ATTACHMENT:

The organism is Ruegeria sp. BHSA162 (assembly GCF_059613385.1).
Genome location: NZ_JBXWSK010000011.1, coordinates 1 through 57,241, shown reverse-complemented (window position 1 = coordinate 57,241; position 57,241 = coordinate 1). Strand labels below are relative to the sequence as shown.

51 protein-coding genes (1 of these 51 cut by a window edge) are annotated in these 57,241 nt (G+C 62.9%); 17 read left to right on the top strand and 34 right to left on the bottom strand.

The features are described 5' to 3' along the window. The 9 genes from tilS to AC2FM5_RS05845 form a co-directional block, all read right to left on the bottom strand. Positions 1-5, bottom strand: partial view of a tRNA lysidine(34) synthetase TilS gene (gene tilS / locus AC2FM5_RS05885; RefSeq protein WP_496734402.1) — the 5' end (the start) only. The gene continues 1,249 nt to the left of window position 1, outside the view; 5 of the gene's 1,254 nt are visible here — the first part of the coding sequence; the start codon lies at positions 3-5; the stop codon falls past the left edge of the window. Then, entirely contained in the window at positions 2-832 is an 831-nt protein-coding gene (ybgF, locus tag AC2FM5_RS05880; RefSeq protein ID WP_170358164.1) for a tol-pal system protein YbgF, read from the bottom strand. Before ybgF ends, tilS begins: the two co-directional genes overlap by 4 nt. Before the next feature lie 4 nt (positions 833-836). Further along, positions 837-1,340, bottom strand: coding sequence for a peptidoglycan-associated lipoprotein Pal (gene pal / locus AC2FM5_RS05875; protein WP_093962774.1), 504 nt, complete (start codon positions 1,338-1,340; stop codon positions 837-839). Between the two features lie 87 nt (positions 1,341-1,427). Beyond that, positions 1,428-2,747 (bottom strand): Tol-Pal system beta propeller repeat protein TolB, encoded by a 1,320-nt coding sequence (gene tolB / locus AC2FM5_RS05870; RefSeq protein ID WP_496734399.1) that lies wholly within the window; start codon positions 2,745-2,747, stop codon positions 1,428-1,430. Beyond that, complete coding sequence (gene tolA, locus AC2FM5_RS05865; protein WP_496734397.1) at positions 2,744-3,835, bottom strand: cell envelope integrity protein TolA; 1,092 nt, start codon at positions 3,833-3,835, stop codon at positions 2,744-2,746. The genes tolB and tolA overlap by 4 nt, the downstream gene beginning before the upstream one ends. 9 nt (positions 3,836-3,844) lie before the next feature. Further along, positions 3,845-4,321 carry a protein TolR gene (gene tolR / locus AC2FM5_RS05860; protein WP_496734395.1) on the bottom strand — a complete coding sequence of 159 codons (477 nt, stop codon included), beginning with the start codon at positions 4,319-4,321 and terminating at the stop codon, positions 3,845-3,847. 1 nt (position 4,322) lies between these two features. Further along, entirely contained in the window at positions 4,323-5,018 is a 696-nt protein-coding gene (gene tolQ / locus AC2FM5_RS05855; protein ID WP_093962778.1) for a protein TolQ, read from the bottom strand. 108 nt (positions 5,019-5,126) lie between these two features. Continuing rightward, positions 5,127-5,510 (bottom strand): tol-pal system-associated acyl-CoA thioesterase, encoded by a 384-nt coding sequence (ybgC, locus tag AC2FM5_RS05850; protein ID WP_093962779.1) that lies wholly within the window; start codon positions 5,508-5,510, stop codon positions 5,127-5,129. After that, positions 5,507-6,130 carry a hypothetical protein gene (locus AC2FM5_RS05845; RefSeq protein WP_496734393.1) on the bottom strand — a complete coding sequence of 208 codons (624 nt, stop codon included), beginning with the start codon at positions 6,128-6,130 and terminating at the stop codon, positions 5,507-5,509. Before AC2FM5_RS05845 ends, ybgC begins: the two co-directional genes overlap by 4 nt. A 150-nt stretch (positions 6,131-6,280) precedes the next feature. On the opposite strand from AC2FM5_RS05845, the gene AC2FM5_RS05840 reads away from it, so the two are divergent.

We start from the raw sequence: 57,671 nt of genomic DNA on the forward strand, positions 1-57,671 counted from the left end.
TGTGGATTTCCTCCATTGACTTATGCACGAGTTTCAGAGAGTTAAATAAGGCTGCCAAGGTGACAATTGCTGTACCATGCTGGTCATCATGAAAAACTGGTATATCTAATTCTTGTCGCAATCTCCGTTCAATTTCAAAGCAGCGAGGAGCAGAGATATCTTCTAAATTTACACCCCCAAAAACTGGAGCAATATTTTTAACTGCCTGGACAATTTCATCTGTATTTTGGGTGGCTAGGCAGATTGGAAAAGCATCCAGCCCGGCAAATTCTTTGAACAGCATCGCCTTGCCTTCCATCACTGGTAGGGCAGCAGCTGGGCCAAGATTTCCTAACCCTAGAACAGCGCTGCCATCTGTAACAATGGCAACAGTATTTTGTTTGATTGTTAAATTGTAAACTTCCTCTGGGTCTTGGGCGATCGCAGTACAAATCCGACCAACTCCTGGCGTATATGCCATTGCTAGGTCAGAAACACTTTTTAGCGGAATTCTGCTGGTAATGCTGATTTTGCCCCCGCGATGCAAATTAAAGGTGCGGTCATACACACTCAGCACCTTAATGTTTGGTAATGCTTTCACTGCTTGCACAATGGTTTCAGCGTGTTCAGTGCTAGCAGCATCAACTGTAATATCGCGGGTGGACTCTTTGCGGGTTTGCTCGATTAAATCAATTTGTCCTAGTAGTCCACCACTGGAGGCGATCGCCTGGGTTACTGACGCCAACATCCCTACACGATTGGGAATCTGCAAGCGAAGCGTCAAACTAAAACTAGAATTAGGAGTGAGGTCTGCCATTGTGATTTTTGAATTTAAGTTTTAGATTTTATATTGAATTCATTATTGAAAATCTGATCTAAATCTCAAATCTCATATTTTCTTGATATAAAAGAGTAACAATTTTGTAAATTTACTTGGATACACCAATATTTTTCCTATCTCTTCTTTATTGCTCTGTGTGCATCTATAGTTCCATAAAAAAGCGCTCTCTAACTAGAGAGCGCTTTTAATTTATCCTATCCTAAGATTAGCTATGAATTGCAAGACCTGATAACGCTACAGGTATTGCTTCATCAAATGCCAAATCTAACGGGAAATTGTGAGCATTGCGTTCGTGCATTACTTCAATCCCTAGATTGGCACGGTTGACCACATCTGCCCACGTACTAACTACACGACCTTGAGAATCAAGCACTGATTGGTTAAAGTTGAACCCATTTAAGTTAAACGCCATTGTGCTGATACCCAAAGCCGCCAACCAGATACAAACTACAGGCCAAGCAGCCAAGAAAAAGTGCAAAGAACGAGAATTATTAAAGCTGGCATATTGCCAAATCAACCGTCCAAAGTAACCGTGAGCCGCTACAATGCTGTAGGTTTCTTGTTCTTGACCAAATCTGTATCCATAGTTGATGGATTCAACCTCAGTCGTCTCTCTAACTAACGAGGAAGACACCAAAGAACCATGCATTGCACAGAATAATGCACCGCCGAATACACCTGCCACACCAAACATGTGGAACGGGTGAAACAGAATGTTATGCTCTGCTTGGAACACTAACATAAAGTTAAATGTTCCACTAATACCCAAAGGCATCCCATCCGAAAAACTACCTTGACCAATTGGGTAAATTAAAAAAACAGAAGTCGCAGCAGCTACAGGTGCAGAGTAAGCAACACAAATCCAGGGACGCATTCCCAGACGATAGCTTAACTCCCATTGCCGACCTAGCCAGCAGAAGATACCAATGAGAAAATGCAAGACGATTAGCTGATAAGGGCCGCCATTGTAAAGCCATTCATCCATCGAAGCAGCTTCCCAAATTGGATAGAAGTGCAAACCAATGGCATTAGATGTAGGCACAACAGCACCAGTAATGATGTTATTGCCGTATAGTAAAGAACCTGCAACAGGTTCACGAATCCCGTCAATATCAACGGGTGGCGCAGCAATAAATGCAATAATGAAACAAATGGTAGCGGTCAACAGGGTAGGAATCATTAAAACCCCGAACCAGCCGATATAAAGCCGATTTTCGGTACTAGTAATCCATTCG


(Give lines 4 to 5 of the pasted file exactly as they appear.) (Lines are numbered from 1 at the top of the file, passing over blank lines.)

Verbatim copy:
The features are described 5' to 3' along the window. The 9 genes from tilS to AC2FM5_RS05845 form a co-directional block, all read right to left on the bottom strand. Positions 1-5, bottom strand: partial view of a tRNA lysidine(34) synthetase TilS gene (gene tilS / locus AC2FM5_RS05885; RefSeq protein WP_496734402.1) — the 5' end (the start) only. The gene continues 1,249 nt to the left of window position 1, outside the view; 5 of the gene's 1,254 nt are visible here — the first part of the coding sequence; the start codon lies at positions 3-5; the stop codon falls past the left edge of the window. Then, entirely contained in the window at positions 2-832 is an 831-nt protein-coding gene (ybgF, locus tag AC2FM5_RS05880; RefSeq protein ID WP_170358164.1) for a tol-pal system protein YbgF, read from the bottom strand. Before ybgF ends, tilS begins: the two co-directional genes overlap by 4 nt. Before the next feature lie 4 nt (positions 833-836). Further along, positions 837-1,340, bottom strand: coding sequence for a peptidoglycan-associated lipoprotein Pal (gene pal / locus AC2FM5_RS05875; protein WP_093962774.1), 504 nt, complete (start codon positions 1,338-1,340; stop codon positions 837-839). Between the two features lie 87 nt (positions 1,341-1,427). Beyond that, positions 1,428-2,747 (bottom strand): Tol-Pal system beta propeller repeat protein TolB, encoded by a 1,320-nt coding sequence (gene tolB / locus AC2FM5_RS05870; RefSeq protein ID WP_496734399.1) that lies wholly within the window; start codon positions 2,745-2,747, stop codon positions 1,428-1,430. Beyond that, complete coding sequence (gene tolA, locus AC2FM5_RS05865; protein WP_496734397.1) at positions 2,744-3,835, bottom strand: cell envelope integrity protein TolA; 1,092 nt, start codon at positions 3,833-3,835, stop codon at positions 2,744-2,746. The genes tolB and tolA overlap by 4 nt, the downstream gene beginning before the upstream one ends. 9 nt (positions 3,836-3,844) lie before the next feature. Further along, positions 3,845-4,321 carry a protein TolR gene (gene tolR / locus AC2FM5_RS05860; protein WP_496734395.1) on the bottom strand — a complete coding sequence of 159 codons (477 nt, stop codon included), beginning with the start codon at positions 4,319-4,321 and terminating at the stop codon, positions 3,845-3,847. 1 nt (position 4,322) lies between these two features. Further along, entirely contained in the window at positions 4,323-5,018 is a 696-nt protein-coding gene (gene tolQ / locus AC2FM5_RS05855; protein ID WP_093962778.1) for a protein TolQ, read from the bottom strand. 108 nt (positions 5,019-5,126) lie between these two features. Continuing rightward, positions 5,127-5,510 (bottom strand): tol-pal system-associated acyl-CoA thioesterase, encoded by a 384-nt coding sequence (ybgC, locus tag AC2FM5_RS05850; protein ID WP_093962779.1) that lies wholly within the window; start codon positions 5,508-5,510, stop codon positions 5,127-5,129. After that, positions 5,507-6,130 carry a hypothetical protein gene (locus AC2FM5_RS05845; RefSeq protein WP_496734393.1) on the bottom strand — a complete coding sequence of 208 codons (624 nt, stop codon included), beginning with the start codon at positions 6,128-6,130 and terminating at the stop codon, positions 5,507-5,509. Before AC2FM5_RS05845 ends, ybgC begins: the two co-directional genes overlap by 4 nt. A 150-nt stretch (positions 6,131-6,280) precedes the next feature. On the opposite strand from AC2FM5_RS05845, the gene AC2FM5_RS05840 reads away from it, so the two are divergent.

We start from the raw sequence: 57,671 nt of genomic DNA on the forward strand, positions 1-57,671 counted from the left end.